Now, the world is apparently catching on to the possibilities of ETFE. Not only did three out of the four proposals for the Beijing Aquatic Center contain ETFE, but several of the submissions for London’s 2012 Olympics also integrate the material. In fact, Foiltec, which has offices in 12 locations around the world, is working on more than 100 projects and is focusing on expanding its U.S. presence. To date, simply designed gable roofs in aquatic places, tennis facilities, and arenas make up the majority of stateside interest, but indoor rain forests, indoor water parks and facilities requiring a natural habitat with sunlight all year can also benefit from the application.

A network of timber elements supports the ETFE roofing of this aquatic center, located in Virginia.

On the Plus Side

Weighing in at roughly one percent of the weight of glass, no one can dispute the reduction in structural costs associated with implementing ETFE. Though savings vary by job and the level of complication, using ETFE can reduce costs anywhere from 10 percent to 60 percent, according to Brekker. “Even in a simple roof structure, the benefit over glass is in the span,” said Brekker, recalling a project with 33 panels, all 8 feet wide. “The panels were 50 feet long, so that is 8 feet by 50 feet with no structural support in the middle. With glass you need support every 8 or 10 feet, so this cuts down on your steel costs.”

The material can be produced in a variety of shapes, sizes, colors, finishes and patterns to answer a variety of architectural considerations, light transmission needs, and general energy efficiency issues. The material, which is typically pre-stressed to inflate and take loads optimally, can stretch up to three times its original length. Surprisingly, it’s also puncture resistant. In hurricane testing, the company shot two-by-fours into the material at a high velocity. In most instances, the board didn’t blast through but was caught up somewhere in the layers.

As is the nature of the plastic, when exposed to fire, ETFE only melts and pulls away in spots where the flame is in direct contact - which reduces the risk of a fire spreading across the material. Only exposed areas would require replacement. For smaller tears, patching is often all that is needed. A sticky-sided tape that is essentially made from the same material can be applied and is virtually invisible. And in a true testament to its environmental appeal, ETFE is considered recyclable since the material can be melted and used again.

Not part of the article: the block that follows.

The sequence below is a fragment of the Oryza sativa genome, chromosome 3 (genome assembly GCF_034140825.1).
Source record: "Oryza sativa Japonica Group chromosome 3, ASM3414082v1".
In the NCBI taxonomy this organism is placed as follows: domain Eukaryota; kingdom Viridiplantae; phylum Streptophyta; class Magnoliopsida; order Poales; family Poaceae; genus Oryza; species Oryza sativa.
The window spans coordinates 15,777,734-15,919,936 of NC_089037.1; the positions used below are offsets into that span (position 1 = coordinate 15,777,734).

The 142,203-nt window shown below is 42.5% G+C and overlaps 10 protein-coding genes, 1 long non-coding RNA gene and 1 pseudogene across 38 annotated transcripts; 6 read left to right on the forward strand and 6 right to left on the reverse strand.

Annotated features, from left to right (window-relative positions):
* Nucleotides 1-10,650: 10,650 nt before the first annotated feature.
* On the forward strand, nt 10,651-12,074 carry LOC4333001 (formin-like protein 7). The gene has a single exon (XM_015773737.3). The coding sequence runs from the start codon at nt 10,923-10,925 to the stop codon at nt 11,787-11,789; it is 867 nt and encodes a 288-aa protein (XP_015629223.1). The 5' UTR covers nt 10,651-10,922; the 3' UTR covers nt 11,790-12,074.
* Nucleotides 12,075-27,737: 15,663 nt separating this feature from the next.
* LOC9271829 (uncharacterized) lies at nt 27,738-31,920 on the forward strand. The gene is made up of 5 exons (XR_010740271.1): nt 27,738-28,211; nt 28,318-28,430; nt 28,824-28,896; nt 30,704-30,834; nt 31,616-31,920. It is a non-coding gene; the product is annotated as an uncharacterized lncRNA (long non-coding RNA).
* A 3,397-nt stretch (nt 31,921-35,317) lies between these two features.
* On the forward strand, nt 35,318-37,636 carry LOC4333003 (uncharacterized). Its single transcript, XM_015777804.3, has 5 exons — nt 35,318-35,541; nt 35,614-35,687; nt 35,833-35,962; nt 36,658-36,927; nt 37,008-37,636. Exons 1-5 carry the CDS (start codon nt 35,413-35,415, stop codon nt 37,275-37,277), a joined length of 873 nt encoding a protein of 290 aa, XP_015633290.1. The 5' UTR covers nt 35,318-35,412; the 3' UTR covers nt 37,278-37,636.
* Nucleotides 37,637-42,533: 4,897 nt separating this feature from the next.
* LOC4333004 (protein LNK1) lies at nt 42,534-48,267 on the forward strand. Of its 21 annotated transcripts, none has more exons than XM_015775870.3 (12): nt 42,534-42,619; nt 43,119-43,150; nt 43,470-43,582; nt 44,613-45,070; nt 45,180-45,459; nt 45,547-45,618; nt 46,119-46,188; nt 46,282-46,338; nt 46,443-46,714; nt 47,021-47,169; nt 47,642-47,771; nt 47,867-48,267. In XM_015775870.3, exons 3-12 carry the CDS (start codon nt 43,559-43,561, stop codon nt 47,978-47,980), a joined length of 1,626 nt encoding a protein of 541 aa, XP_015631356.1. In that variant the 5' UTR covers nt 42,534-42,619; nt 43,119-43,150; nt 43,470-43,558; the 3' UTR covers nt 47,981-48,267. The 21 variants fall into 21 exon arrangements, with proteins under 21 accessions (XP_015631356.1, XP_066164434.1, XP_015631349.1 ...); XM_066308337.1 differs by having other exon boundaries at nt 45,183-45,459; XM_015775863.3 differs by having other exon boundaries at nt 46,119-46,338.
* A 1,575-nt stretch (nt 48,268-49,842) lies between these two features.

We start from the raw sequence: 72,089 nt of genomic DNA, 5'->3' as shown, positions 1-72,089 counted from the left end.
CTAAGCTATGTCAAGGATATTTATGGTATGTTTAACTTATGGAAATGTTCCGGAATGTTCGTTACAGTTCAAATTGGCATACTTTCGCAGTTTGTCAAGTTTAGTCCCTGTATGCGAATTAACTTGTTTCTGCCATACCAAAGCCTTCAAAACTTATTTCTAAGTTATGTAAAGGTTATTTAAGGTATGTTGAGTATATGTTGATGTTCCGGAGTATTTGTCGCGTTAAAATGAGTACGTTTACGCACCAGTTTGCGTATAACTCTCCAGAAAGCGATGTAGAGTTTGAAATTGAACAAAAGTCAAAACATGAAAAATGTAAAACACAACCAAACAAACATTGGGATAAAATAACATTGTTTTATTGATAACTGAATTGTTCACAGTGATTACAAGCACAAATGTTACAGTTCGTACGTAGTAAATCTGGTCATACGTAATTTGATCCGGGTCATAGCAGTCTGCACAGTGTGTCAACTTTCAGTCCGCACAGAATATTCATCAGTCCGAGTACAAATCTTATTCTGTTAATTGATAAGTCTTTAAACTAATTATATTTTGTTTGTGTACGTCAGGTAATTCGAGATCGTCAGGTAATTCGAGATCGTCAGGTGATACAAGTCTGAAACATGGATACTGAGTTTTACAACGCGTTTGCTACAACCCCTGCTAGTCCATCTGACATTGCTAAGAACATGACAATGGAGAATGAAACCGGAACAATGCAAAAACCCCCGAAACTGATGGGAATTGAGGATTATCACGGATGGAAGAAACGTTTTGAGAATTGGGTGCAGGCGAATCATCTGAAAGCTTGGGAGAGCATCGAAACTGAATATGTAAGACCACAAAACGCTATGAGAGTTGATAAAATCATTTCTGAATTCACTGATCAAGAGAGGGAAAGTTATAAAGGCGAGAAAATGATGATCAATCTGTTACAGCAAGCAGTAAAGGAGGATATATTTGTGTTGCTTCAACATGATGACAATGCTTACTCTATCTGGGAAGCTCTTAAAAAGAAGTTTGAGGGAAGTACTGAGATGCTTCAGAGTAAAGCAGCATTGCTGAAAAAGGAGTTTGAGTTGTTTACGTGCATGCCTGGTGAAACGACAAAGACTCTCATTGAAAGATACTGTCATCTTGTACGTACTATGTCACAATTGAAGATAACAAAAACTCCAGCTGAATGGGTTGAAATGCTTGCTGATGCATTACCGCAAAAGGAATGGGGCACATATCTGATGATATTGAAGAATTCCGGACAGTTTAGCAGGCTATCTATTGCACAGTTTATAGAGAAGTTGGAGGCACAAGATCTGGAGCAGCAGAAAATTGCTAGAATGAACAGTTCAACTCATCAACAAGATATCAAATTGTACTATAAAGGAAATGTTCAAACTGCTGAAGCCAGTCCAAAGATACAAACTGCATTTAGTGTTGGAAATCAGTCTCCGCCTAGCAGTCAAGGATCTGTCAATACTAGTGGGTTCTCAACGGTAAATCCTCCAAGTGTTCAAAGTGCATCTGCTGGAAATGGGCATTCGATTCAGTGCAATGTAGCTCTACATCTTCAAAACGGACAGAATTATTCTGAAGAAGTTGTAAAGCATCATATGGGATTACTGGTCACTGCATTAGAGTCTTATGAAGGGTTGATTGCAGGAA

Nobody’s Perfect

Although the benefits seem to outnumber the concerns, ETFE does possess some characteristics that the contractor should keep in mind. With its layered structure, a continuous stream of air pressure is necessary to maintain stability. In order to facilitate the infusion, an air-supply hose is connected to the cushions and integrated with other lines into a computerized pressure monitoring system.

It’s this system that enables the lightweight material to bear a more impressive load than glass could. “Because there is a constant regulated air supply, when it reaches a maximum air pressure, the system automatically shuts off,” said Brekker. “But if a large gust of wind presses down on the top foil, instead of bearing all the stress on the outside layer, the design disperses the pressure by spreading the force of a wind or snow load, across all three layers evenly.” The effect is much like a shock absorber; a bleeder valve automatically releases air.

Despite its strength, ETFE can be cut through with, for instance, a sharp knife. For this reason, the product is generally not used in windows or on exterior walls unless a foundation is created roughly 15 feet off the ground.

Other challenges arise from acoustics. Though the sound of rain pattering on a roof may conjure up a cozy feeling for some, it could be difficult to settle in with a good book under an ETFE roof structure. The cushion system, in effect, acts like a drum and can intensify noise levels dramatically. And when it is used in an interior application, more sound is transmitted than with glass or even wood construction, so privacy can be an issue.

Although the material is capable of adapting to complex environmental and architectural pressures, it’s still best to assess the motivation behind incorporating ETFE before automatically ruling out other products. Be sure to consider transparency, energy efficiency and architectural design needs. In general, Foiltec recommends avoiding the resin in residential applications. But more innovations may be on the horizon. The company confirms, among other things, it is exploring ways to boost thermal properties and absorb noise.